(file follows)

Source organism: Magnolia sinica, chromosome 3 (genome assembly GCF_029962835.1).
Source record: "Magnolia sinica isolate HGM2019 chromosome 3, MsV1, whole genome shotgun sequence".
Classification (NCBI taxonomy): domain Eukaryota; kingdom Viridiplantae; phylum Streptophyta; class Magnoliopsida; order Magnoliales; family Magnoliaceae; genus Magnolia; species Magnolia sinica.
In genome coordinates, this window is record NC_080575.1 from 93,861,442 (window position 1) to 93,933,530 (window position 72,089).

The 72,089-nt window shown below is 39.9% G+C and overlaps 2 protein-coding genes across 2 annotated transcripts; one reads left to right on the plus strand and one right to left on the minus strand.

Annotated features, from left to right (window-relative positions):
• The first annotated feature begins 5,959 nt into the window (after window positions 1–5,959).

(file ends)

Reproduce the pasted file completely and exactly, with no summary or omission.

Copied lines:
Source organism: Magnolia sinica, chromosome 3 (genome assembly GCF_029962835.1).
Source record: "Magnolia sinica isolate HGM2019 chromosome 3, MsV1, whole genome shotgun sequence".
Classification (NCBI taxonomy): domain Eukaryota; kingdom Viridiplantae; phylum Streptophyta; class Magnoliopsida; order Magnoliales; family Magnoliaceae; genus Magnolia; species Magnolia sinica.
In genome coordinates, this window is record NC_080575.1 from 93,861,442 (window position 1) to 93,933,530 (window position 72,089).

The 72,089-nt window shown below is 39.9% G+C and overlaps 2 protein-coding genes across 2 annotated transcripts; one reads left to right on the plus strand and one right to left on the minus strand.

Annotated features, from left to right (window-relative positions):
• The first annotated feature begins 5,959 nt into the window (after window positions 1–5,959).